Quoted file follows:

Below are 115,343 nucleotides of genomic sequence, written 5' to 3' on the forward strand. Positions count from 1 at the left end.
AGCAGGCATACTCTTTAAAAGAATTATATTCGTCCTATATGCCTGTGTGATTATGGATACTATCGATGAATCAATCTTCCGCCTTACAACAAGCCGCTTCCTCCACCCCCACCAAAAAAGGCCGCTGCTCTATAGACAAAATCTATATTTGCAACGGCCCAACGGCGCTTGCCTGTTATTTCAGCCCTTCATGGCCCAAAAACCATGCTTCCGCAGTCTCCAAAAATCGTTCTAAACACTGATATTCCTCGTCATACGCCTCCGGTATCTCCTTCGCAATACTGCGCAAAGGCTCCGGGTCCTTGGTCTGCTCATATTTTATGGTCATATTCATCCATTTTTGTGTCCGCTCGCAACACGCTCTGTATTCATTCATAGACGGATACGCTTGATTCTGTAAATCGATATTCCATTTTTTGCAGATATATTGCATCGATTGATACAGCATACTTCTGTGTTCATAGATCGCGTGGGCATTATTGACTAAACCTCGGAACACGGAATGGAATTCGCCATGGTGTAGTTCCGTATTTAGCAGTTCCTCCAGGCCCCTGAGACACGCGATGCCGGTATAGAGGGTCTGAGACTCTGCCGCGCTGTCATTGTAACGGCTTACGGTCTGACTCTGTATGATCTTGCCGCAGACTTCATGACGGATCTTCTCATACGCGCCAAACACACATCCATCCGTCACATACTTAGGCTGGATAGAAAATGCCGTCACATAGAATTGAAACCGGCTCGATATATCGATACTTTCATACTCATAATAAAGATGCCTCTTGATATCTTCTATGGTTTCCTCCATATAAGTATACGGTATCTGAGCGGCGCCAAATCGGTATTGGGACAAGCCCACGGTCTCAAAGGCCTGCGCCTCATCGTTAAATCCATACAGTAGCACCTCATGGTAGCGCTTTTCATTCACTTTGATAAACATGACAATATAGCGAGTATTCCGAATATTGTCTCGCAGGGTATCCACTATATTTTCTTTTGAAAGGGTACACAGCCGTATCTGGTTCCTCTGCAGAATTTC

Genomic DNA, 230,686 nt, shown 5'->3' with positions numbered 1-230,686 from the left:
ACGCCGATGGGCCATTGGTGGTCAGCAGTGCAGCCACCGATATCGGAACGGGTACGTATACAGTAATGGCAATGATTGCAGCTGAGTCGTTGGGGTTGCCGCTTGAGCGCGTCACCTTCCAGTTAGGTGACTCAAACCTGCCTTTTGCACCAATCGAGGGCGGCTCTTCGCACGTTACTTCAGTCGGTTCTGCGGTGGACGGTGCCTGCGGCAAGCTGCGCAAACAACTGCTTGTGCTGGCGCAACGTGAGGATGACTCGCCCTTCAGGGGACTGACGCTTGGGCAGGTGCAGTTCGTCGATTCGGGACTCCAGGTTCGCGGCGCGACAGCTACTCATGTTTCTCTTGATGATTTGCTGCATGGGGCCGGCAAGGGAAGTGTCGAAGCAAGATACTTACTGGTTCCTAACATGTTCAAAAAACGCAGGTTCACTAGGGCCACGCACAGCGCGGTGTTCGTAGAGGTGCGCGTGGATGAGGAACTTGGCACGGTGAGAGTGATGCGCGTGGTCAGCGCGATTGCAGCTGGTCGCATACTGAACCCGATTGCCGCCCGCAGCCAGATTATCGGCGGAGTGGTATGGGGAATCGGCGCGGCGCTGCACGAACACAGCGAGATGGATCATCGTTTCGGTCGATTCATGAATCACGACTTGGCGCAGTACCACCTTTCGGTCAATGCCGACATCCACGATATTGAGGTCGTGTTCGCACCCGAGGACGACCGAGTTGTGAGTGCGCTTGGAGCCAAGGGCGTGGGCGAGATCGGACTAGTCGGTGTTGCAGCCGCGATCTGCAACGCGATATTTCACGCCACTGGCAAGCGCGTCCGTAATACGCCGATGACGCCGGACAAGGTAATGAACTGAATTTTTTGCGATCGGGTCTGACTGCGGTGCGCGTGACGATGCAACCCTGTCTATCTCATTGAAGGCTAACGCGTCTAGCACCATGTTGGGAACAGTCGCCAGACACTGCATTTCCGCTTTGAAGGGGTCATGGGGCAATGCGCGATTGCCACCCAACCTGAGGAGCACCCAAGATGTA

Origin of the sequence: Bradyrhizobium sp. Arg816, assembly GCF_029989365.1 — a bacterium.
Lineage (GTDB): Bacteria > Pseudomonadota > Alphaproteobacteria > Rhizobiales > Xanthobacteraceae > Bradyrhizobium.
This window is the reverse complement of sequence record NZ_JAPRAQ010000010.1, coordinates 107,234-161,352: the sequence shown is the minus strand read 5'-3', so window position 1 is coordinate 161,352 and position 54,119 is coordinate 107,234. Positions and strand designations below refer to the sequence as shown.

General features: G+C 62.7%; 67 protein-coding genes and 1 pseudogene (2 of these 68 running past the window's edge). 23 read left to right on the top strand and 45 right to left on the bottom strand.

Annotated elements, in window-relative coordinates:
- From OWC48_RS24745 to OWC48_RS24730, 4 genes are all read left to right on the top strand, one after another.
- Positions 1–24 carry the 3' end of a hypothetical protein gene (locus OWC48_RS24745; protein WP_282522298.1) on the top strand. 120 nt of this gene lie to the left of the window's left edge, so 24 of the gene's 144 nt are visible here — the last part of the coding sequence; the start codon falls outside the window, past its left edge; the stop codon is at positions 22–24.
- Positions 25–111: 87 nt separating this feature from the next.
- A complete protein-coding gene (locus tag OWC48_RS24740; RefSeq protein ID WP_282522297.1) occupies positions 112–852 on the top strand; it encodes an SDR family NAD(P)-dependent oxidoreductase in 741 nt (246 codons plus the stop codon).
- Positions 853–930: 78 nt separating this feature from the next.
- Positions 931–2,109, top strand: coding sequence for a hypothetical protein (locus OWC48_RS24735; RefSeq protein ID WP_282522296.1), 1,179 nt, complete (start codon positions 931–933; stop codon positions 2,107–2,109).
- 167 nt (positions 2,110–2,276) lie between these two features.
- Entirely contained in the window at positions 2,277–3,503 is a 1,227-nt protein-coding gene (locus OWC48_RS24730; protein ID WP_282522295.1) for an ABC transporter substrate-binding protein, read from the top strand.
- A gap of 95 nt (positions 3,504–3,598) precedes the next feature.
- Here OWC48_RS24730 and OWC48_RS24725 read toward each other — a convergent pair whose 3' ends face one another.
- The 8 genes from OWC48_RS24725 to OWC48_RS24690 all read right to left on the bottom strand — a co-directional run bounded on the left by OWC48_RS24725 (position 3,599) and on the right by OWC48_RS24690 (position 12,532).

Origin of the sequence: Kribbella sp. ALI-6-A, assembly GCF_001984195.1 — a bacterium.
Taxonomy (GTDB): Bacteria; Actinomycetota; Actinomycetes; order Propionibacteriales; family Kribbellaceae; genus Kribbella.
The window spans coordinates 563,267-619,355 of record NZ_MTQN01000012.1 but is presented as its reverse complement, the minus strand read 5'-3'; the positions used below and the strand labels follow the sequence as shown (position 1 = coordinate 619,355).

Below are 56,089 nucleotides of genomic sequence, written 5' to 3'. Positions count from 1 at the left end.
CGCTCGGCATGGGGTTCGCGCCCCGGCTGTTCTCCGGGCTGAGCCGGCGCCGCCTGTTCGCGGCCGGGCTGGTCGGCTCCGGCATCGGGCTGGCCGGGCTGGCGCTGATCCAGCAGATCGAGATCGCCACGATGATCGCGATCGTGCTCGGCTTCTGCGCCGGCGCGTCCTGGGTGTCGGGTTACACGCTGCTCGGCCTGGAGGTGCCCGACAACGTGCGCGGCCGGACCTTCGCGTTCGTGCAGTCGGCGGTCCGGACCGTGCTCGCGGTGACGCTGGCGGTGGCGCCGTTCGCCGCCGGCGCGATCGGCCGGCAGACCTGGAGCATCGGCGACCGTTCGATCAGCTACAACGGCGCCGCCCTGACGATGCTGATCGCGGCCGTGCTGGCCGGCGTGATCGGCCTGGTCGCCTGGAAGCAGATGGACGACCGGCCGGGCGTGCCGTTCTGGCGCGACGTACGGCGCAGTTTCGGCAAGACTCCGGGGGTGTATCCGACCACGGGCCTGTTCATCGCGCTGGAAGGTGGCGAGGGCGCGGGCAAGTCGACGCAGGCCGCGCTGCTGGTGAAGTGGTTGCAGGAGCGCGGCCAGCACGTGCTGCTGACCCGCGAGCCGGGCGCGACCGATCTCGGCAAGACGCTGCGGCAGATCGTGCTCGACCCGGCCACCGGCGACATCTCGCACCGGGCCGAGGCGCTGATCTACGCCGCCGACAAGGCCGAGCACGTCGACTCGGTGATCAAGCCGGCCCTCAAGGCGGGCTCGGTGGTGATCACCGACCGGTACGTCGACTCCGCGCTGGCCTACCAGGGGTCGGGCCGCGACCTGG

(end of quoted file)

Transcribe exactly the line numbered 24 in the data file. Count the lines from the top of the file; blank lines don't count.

Below are 56,089 nucleotides of genomic sequence, written 5' to 3'. Positions count from 1 at the left end.